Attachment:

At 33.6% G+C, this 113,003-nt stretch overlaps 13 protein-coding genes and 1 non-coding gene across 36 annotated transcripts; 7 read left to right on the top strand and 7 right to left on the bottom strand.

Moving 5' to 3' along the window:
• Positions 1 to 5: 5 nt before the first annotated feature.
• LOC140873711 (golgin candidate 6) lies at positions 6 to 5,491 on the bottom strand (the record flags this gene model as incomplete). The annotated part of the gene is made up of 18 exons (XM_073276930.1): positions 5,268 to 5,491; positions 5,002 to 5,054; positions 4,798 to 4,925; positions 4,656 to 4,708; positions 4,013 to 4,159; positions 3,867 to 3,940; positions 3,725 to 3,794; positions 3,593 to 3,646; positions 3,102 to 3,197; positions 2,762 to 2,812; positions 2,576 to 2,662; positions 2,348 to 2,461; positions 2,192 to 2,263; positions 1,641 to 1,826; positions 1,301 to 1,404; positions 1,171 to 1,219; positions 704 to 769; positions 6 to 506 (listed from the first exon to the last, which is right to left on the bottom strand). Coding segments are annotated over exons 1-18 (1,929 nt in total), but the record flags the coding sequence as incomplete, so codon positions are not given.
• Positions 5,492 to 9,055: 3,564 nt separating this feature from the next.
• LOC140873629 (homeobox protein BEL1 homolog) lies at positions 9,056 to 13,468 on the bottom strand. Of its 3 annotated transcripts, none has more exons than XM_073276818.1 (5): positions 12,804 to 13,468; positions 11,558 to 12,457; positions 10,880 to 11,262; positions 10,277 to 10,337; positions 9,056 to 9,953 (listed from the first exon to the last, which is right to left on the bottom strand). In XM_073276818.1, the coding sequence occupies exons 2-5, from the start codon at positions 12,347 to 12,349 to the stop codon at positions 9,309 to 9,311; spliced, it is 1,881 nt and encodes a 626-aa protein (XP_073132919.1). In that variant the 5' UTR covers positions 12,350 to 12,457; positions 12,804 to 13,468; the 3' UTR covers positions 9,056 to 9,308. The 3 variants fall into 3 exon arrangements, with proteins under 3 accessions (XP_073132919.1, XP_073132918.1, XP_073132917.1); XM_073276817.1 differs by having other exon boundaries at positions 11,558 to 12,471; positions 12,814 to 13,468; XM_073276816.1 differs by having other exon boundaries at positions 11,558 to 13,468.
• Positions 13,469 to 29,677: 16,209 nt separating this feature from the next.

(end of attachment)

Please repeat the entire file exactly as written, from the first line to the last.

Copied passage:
At 33.6% G+C, this 113,003-nt stretch overlaps 13 protein-coding genes and 1 non-coding gene across 36 annotated transcripts; 7 read left to right on the top strand and 7 right to left on the bottom strand.

Moving 5' to 3' along the window:
• Positions 1 to 5: 5 nt before the first annotated feature.
• LOC140873711 (golgin candidate 6) lies at positions 6 to 5,491 on the bottom strand (the record flags this gene model as incomplete). The annotated part of the gene is made up of 18 exons (XM_073276930.1): positions 5,268 to 5,491; positions 5,002 to 5,054; positions 4,798 to 4,925; positions 4,656 to 4,708; positions 4,013 to 4,159; positions 3,867 to 3,940; positions 3,725 to 3,794; positions 3,593 to 3,646; positions 3,102 to 3,197; positions 2,762 to 2,812; positions 2,576 to 2,662; positions 2,348 to 2,461; positions 2,192 to 2,263; positions 1,641 to 1,826; positions 1,301 to 1,404; positions 1,171 to 1,219; positions 704 to 769; positions 6 to 506 (listed from the first exon to the last, which is right to left on the bottom strand). Coding segments are annotated over exons 1-18 (1,929 nt in total), but the record flags the coding sequence as incomplete, so codon positions are not given.
• Positions 5,492 to 9,055: 3,564 nt separating this feature from the next.
• LOC140873629 (homeobox protein BEL1 homolog) lies at positions 9,056 to 13,468 on the bottom strand. Of its 3 annotated transcripts, none has more exons than XM_073276818.1 (5): positions 12,804 to 13,468; positions 11,558 to 12,457; positions 10,880 to 11,262; positions 10,277 to 10,337; positions 9,056 to 9,953 (listed from the first exon to the last, which is right to left on the bottom strand). In XM_073276818.1, the coding sequence occupies exons 2-5, from the start codon at positions 12,347 to 12,349 to the stop codon at positions 9,309 to 9,311; spliced, it is 1,881 nt and encodes a 626-aa protein (XP_073132919.1). In that variant the 5' UTR covers positions 12,350 to 12,457; positions 12,804 to 13,468; the 3' UTR covers positions 9,056 to 9,308. The 3 variants fall into 3 exon arrangements, with proteins under 3 accessions (XP_073132919.1, XP_073132918.1, XP_073132917.1); XM_073276817.1 differs by having other exon boundaries at positions 11,558 to 12,471; positions 12,814 to 13,468; XM_073276816.1 differs by having other exon boundaries at positions 11,558 to 13,468.
• Positions 13,469 to 29,677: 16,209 nt separating this feature from the next.